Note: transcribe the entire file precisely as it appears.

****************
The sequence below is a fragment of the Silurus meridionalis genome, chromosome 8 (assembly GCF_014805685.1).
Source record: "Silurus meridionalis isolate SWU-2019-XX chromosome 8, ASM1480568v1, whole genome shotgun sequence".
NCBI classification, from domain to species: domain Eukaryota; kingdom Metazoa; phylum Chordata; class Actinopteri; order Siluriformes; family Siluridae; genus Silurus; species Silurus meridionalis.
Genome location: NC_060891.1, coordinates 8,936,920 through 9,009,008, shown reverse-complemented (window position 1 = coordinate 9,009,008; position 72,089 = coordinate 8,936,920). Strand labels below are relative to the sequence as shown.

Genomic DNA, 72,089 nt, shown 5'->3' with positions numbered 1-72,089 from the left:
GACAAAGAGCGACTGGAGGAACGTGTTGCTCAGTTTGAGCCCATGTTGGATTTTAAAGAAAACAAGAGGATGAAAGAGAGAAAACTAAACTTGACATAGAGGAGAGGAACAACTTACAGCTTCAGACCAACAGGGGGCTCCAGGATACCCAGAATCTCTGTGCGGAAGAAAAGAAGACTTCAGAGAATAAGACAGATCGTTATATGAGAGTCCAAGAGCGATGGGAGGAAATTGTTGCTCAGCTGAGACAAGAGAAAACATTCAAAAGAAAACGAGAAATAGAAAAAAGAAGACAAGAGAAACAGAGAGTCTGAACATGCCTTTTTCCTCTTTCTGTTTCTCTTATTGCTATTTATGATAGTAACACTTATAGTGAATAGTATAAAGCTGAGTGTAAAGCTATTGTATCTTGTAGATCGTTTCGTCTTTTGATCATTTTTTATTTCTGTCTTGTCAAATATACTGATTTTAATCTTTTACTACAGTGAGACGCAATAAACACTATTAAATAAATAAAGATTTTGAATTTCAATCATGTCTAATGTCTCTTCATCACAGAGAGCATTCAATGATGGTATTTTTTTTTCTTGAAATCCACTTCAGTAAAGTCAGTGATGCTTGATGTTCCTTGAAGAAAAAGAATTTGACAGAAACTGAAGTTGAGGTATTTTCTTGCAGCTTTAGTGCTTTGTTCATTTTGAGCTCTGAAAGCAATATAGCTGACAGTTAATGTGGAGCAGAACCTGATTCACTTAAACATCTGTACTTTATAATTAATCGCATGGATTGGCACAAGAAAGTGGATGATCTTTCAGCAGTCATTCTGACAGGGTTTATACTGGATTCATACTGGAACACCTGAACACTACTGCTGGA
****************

The sequence below is a fragment of the Silurus meridionalis genome, chromosome 8 (assembly GCF_014805685.1).
Source record: "Silurus meridionalis isolate SWU-2019-XX chromosome 8, ASM1480568v1, whole genome shotgun sequence".
NCBI classification, from domain to species: domain Eukaryota; kingdom Metazoa; phylum Chordata; class Actinopteri; order Siluriformes; family Siluridae; genus Silurus; species Silurus meridionalis.
Genome location: NC_060891.1, coordinates 8,936,920 through 9,009,008, shown reverse-complemented (window position 1 = coordinate 9,009,008; position 72,089 = coordinate 8,936,920). Strand labels below are relative to the sequence as shown.

Genomic DNA, 72,089 nt, shown 5'->3' with positions numbered 1-72,089 from the left:
GACAAAGAGCGACTGGAGGAACGTGTTGCTCAGTTTGAGCCCATGTTGGATTTTAAAGAAAACAAGAGGATGAAAGAGAGAAAACTAAACTTGACATAGAGGAGAGGAACAACTTACAGCTTCAGACCAACAGGGGGCTCCAGGATACCCAGAATCTCTGTGCGGAAGAAAAGAAGACTTCAGAGAATAAGACAGATCGTTATATGAGAGTCCAAGAGCGATGGGAGGAAATTGTTGCTCAGCTGAGACAAGAGAAAACATTCAAAAGAAAACGAGAAATAGAAAAAAGAAGACAAGAGAAACAGAGAGTCTGAACATGCCTTTTTCCTCTTTCTGTTTCTCTTATTGCTATTTATGATAGTAACACTTATAGTGAATAGTATAAAGCTGAGTGTAAAGCTATTGTATCTTGTAGATCGTTTCGTCTTTTGATCATTTTTTATTTCTGTCTTGTCAAATATACTGATTTTAATCTTTTACTACAGTGAGACGCAATAAACACTATTAAATAAATAAAGATTTTGAATTTCAATCATGTCTAATGTCTCTTCATCACAGAGAGCATTCAATGATGGTATTTTTTTTTCTTGAAATCCACTTCAGTAAAGTCAGTGATGCTTGATGTTCCTTGAAGAAAAAGAATTTGACAGAAACTGAAGTTGAGGTATTTTCTTGCAGCTTTAGTGCTTTGTTCATTTTGAGCTCTGAAAGCAATATAGCTGACAGTTAATGTGGAGCAGAACCTGATTCACTTAAACATCTGTACTTTATAATTAATCGCATGGATTGGCACAAGAAAGTGGATGATCTTTCAGCAGTCATTCTGACAGGGTTTATACTGGATTCATACTGGAACACCTGAACACTACTGCTGGA